I grew up on the New International Version (NIV) translation of the Bible. The NIV was originally published when I was in grade school and soon thereafter my Mom got me a NIV Children’s Bible. Later on, in my teen years, I got a Ryrie Study Bible (NIV). The thing I appreciated about the NIV was it was very readable for a young person. One thing I started noticing was that in certain places, for example, John 7:53-8:11, there was a disclaimer of sorts inserted between the text: “The earliest and most reliable manuscripts and other ancient witnesses do not have John 7:53-8:11.”
Most modern versions of the Bible have some kind of disclaimer like this in John’s Gospel as well as the end of Mark’s Gospel (Mark 16.9-20). My English Standard Version (ESV) Reference Bible says “Some of the earliest manuscripts do not include 16:9-20” right before the end of Mark (I actually prefer the ESV’s language over the NIV’s because the ESV simply refers to earlier manuscripts rather than making a value judgment regarding their reliability). It’s also set apart in the ESV as different by use of double brackets, like this: “[[Now when he rose early on the first day of the week…worked with them and confirmed the messages by accompanying signs.]]”
So the question is, what does this mean?
You may already know that the New Testament was originally written in the Koine Greek language. We do not have the original manuscripts, which is a good thing, because with our proclivity to worship things instead of God, the original manuscripts would be definitely be an irresistible temptation to idolatry. What we do have are thousands of manuscripts in Greek. These manuscripts fall into two “families” of manuscripts: the Byzantine (centered in Eastern Europe) and the Alexandrian (centered in Northern Africa). For the vast majority of church history, the best and most numerous manuscripts were in the Byzantine family. But in 1844 ancient manuscripts were discovered at the Monastery of Saint Catherine on Mt. Sinai by archaeologist Constantin von Tischendorf.
Examined by scholars, these manuscripts were discerned by some to be the oldest and most reliable manuscripts. On the positive side, although they represent an entirely different chain of history and, therefore, line of copyists, their contents were remarkably similar to the manuscripts in the Byzantine family. On the negative side, however, there were some differences. Some scholars estimate the difference to be as much as 5%. In most cases, single verses were missing in the Alexandrian texts (when compared to the Byzantine texts). This explains why in modern versions you might be reading along and notice that your Bible has a verse 4 and a verse 6, but no verse 5 in between (see John 5 in the NIV or ESV). As previously mentioned, a couple of entire passages were absent (from John 8 and Mark 16).
For some Bible readers, these differences can be disconcerting. If the end of Mark is not inspired Scripture, then what happened to the ending? Did it somehow get lost? Or does Mark his Gospel end abruptly, with the disciples in fear (see Mark 16.8)?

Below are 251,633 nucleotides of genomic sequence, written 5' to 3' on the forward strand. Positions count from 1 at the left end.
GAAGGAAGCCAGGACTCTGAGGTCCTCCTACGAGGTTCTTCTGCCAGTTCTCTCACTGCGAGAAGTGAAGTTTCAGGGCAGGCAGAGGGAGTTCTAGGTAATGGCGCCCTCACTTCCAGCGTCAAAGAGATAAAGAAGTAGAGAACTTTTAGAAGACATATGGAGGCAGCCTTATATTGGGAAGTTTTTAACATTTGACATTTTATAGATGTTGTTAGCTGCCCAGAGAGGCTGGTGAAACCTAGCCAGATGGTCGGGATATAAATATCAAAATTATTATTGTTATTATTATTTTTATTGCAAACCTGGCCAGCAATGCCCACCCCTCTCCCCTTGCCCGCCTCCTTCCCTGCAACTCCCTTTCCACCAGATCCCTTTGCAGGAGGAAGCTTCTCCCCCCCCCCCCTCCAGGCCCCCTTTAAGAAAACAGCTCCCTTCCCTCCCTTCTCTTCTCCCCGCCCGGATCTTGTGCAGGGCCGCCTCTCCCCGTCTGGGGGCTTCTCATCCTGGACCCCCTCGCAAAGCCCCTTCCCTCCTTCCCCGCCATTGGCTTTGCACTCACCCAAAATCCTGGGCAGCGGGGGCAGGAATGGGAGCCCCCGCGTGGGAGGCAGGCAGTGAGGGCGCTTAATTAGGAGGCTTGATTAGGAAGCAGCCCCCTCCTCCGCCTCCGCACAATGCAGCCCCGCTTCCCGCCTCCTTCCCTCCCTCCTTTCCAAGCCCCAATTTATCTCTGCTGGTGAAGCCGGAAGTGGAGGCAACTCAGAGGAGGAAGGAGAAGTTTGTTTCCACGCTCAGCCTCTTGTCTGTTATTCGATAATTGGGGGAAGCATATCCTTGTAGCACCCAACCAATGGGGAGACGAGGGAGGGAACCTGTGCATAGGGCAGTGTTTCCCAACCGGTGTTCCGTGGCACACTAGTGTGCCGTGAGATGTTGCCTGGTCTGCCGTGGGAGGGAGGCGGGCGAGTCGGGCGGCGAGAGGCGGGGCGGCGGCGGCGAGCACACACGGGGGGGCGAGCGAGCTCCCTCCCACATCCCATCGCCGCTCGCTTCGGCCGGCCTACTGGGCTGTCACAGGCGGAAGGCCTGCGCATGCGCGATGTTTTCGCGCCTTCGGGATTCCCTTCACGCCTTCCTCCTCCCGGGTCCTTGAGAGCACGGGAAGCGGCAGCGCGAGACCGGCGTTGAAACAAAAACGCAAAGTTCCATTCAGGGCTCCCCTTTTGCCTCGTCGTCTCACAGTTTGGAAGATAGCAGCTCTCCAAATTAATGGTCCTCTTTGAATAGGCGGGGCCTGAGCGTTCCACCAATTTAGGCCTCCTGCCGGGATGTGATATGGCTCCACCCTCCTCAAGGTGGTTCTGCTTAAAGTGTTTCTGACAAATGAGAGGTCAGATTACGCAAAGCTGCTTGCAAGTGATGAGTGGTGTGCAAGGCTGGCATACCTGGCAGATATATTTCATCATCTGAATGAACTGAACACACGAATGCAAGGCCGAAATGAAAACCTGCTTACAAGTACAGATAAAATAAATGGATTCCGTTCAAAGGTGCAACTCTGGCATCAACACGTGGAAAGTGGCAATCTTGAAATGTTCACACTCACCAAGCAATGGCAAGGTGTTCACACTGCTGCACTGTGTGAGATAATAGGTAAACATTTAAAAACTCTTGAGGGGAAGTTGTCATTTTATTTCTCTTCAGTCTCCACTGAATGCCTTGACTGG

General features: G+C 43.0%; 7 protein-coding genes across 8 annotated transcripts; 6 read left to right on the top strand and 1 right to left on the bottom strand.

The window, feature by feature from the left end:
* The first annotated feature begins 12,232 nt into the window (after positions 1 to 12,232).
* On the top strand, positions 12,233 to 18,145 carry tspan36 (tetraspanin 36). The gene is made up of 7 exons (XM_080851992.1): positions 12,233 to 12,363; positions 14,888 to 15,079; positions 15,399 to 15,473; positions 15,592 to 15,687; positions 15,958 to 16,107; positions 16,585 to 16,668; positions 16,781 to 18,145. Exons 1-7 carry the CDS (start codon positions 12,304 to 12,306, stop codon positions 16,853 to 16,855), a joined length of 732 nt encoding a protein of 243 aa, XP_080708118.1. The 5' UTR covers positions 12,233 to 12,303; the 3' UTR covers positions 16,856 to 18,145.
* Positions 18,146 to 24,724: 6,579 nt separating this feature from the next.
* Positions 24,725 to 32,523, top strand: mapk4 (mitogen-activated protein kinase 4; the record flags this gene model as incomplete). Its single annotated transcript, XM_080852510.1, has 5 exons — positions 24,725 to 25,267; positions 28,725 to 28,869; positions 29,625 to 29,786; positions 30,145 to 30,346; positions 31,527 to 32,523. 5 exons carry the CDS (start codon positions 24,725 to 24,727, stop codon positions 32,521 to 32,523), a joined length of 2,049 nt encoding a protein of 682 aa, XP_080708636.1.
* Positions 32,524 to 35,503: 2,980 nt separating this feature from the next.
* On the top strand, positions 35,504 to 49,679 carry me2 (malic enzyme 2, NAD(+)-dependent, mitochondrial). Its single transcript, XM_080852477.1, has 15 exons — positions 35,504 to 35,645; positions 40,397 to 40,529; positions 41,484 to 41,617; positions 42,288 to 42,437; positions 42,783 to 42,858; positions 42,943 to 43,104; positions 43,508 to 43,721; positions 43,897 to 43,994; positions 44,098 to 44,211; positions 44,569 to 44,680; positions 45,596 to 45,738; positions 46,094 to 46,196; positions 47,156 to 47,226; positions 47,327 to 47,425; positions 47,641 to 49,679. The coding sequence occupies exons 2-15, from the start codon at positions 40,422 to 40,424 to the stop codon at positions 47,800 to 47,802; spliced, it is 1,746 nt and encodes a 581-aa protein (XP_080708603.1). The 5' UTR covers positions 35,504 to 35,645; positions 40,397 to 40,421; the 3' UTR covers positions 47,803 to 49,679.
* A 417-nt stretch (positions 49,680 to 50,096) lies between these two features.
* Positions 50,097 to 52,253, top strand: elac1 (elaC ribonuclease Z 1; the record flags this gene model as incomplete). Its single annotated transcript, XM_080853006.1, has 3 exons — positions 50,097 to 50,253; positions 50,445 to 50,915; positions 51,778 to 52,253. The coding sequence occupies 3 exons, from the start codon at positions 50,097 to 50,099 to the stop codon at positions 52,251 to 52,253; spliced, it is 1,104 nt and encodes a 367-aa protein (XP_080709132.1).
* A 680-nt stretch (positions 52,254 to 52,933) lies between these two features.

But Bible readers need not stress over such matters. No major, or even minor, doctrine is impacted by any differences between the Byzantine family and the Alexandrian family.
Consider the notes on Mark 16:9-20 in the ESV Study Bible:
“Longer Ending of Mark.” Some ancient manuscripts of Mark’s Gospel contain these verses and others do not, which presents a puzzle for scholars who specialize in the history of such manuscripts. This longer ending is missing from various old and reliable Greek manuscripts (esp. Sinaiticus and Vaticanus), as well as numerous early Latin, Syriac, Armenian, and Georgian manuscripts. Early church fathers (e.g., Origen and Clement of Alexandria) did not appear to know of these verses. Eusebius and Jerome state that this section is missing in most manuscripts available at their time. And some manuscripts that contain vv. 9–20 indicate that older manuscripts lack the section. On the other hand, some early and many later manuscripts (such as the manuscripts known as A, C, and D) contain vv. 9–20, and many church fathers (such as Irenaeus) evidently knew of these verses. As for the verses themselves, they contain various Greek words and expressions uncommon to Mark, and there are stylistic differences as well. Many think this shows vv. 9–20 to be a later addition. In summary, vv. 9–20 should be read with caution. As in many translations, the editors of the ESV have placed the section within brackets, showing their doubts as to whether it was originally part of what Mark wrote, but also recognizing its long history of acceptance by many in the church. The content of vv. 9–20 is best explained by reference to other passages in the Gospels and the rest of the NT. (Most of its content is found elsewhere, and no point of doctrine is affected by the absence or presence of vv. 9–20.) With particular reference to v. 18, there is no command to pick up serpents or to drink deadly poison; there is merely a promise of protection as found in other parts of the NT (see Acts 28:3–4; James 5:13–16).
What the reader should also know is that in addition to the King James Version (KJV) of the Bible, the New King James Version (NKJV) of the Bible also uses the Byzantine family of Greek manuscripts for its textual base. This means that verses like John 5:4 are still in the text, and that there is no disclaimer before the texts of John 7:53-8:11 and Mark 16:9-20. All other popular modern translations use the Alexandrian family of manuscripts as the textual base, including the English Standard Version (ESV), Holman Christian Standard Bible (HCSB), New Living Translation (NLT), New American Standard Bible (NASB), and New International Version (NIV).
What the reader can also be confident of is this: whichever modern translation you use (any of the above listed), the basic doctrines of the Christian faith are present and clear.